Agitation in the Acute Psychiatric Department
Agitation is frequent in acute psychiatric admissions. Agitation is associated to a number of acute psychiatric conditions. Agitation is associated to violence towards others. It is strongly associated to in-patient suicides.
The main aims of the study are to assess different clinical presentations of agitation at admittance, and to assess the consequences of these different clinical presentations during the first three days of the stay.
Acutely Admitted Psychiatric Patients
|Study Design:||Observational Model: Cohort
Time Perspective: Prospective
|Official Title:||Agitation in the Acute Psychiatric Department|
- the number of violent or threatening incidents the first three days of inpatient stay measured with The Staff Observation Aggression Scale - Revised (SOAS-R) with positive scorings of incidents with a severity score >8. [ Time Frame: Up to 4 years. ] [ Designated as safety issue: No ]
- the degree of suicidal intention the first three days of inpatient stay measured with the 10 item self-rating VAS-scale administered at discharge from the acute department. [ Time Frame: Up 4 years ] [ Designated as safety issue: No ]
Biospecimen Retention: Samples With DNA
Blood samples are collected for storage and analyses both at admittance and discharge from the psychiatric acute department.
|Study Start Date:||September 2011|
|Estimated Study Completion Date:||April 2020|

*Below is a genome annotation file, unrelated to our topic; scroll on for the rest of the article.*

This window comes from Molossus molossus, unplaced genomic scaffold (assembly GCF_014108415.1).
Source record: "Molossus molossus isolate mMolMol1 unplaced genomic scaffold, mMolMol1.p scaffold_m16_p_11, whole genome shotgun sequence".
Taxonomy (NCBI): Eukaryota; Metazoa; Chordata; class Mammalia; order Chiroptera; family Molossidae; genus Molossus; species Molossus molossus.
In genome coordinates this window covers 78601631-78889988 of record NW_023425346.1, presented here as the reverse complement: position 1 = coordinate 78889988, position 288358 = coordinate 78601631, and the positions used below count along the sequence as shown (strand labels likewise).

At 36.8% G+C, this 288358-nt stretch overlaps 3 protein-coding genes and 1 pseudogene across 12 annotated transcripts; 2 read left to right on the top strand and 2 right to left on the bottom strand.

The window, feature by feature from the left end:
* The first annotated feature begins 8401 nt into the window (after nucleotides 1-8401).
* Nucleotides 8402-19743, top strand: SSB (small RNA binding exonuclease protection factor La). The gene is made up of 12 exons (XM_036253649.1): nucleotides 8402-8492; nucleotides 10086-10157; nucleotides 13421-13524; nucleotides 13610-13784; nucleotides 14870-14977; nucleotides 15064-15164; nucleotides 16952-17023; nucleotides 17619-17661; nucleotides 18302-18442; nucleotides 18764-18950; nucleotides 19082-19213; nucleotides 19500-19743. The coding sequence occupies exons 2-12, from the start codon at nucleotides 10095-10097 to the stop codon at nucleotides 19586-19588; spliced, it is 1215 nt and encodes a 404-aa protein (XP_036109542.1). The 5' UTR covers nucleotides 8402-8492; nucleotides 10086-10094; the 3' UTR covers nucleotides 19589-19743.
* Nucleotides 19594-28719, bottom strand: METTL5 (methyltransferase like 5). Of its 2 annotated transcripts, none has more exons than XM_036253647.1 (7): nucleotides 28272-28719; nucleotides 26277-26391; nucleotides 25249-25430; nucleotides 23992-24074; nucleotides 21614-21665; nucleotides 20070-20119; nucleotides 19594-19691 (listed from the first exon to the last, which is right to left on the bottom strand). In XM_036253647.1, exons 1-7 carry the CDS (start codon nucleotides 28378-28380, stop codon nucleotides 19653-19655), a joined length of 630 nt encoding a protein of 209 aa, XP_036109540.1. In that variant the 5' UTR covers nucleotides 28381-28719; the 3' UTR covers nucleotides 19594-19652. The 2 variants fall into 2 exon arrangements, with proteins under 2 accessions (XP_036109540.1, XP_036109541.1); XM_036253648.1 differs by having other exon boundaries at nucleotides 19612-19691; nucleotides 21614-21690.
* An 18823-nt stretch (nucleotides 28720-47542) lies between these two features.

|Primary Completion Date:||April 2012 (Final data collection date for primary outcome measure)|
|Acutely admitted psychiatric in-patients|
The patients are assessed with three rating scales (Components of agitation, The PANSS-EC, The Brøset Violence Checklist) measuring agitation at admittance and day three thus providing a measurement of the differences during three days of in-patient stay. Therapeutic measures and interventions taken are assessed daily with a 18-item checklist. Threatening and violent incidents are recorded with The SOAS-R.
Blood samples for immunological parameters are taken at admittance and discharge giving opportunity to assess changes through the acute psychiatric condition. Urine and blood samples are taken at admittance to assess substance use and medications.
The patients are assess with two self-rating VAS-scales at discharge assessing the suicidal intentions they have had during the stay, aspects of clinical history and assessment for personality disorders.
|St Olavs University Hospital, Department of Acute Psychiatry Østmarka|
|Trondheim, Norway, 7441|
|Study Chair:||Arne E Vaaler, PhD, MD||Norwegian University of Science and Technology|